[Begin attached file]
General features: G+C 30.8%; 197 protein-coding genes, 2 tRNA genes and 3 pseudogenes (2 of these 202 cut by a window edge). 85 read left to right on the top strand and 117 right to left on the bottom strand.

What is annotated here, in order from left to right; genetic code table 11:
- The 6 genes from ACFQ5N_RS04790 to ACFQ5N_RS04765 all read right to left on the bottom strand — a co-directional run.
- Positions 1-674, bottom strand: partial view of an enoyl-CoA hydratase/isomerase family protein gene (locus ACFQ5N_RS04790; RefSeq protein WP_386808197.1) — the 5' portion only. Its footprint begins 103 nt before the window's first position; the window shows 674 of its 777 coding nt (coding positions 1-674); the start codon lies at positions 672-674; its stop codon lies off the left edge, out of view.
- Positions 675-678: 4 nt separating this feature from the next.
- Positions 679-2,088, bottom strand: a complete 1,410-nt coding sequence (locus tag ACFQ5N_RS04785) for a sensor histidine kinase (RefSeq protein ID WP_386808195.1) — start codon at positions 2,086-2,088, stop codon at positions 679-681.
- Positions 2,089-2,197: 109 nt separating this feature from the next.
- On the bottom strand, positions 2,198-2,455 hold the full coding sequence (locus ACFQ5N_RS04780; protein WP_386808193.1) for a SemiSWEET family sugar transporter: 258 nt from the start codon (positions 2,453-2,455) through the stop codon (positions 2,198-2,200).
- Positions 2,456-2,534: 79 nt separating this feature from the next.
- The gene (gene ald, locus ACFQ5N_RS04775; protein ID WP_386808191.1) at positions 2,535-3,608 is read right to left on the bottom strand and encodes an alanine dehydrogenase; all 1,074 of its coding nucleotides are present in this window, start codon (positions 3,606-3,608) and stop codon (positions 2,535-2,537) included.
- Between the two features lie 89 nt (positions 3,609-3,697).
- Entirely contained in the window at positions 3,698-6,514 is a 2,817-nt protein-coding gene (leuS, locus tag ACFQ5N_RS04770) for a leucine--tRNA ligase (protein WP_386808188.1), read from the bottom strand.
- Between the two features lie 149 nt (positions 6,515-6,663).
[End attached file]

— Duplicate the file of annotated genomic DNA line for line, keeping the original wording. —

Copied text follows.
General features: G+C 30.8%; 197 protein-coding genes, 2 tRNA genes and 3 pseudogenes (2 of these 202 cut by a window edge). 85 read left to right on the top strand and 117 right to left on the bottom strand.

What is annotated here, in order from left to right; genetic code table 11:
- The 6 genes from ACFQ5N_RS04790 to ACFQ5N_RS04765 all read right to left on the bottom strand — a co-directional run.
- Positions 1-674, bottom strand: partial view of an enoyl-CoA hydratase/isomerase family protein gene (locus ACFQ5N_RS04790; RefSeq protein WP_386808197.1) — the 5' portion only. Its footprint begins 103 nt before the window's first position; the window shows 674 of its 777 coding nt (coding positions 1-674); the start codon lies at positions 672-674; its stop codon lies off the left edge, out of view.
- Positions 675-678: 4 nt separating this feature from the next.
- Positions 679-2,088, bottom strand: a complete 1,410-nt coding sequence (locus tag ACFQ5N_RS04785) for a sensor histidine kinase (RefSeq protein ID WP_386808195.1) — start codon at positions 2,086-2,088, stop codon at positions 679-681.
- Positions 2,089-2,197: 109 nt separating this feature from the next.
- On the bottom strand, positions 2,198-2,455 hold the full coding sequence (locus ACFQ5N_RS04780; protein WP_386808193.1) for a SemiSWEET family sugar transporter: 258 nt from the start codon (positions 2,453-2,455) through the stop codon (positions 2,198-2,200).
- Positions 2,456-2,534: 79 nt separating this feature from the next.
- The gene (gene ald, locus ACFQ5N_RS04775; protein ID WP_386808191.1) at positions 2,535-3,608 is read right to left on the bottom strand and encodes an alanine dehydrogenase; all 1,074 of its coding nucleotides are present in this window, start codon (positions 3,606-3,608) and stop codon (positions 2,535-2,537) included.
- Between the two features lie 89 nt (positions 3,609-3,697).
- Entirely contained in the window at positions 3,698-6,514 is a 2,817-nt protein-coding gene (leuS, locus tag ACFQ5N_RS04770) for a leucine--tRNA ligase (protein WP_386808188.1), read from the bottom strand.
- Between the two features lie 149 nt (positions 6,515-6,663).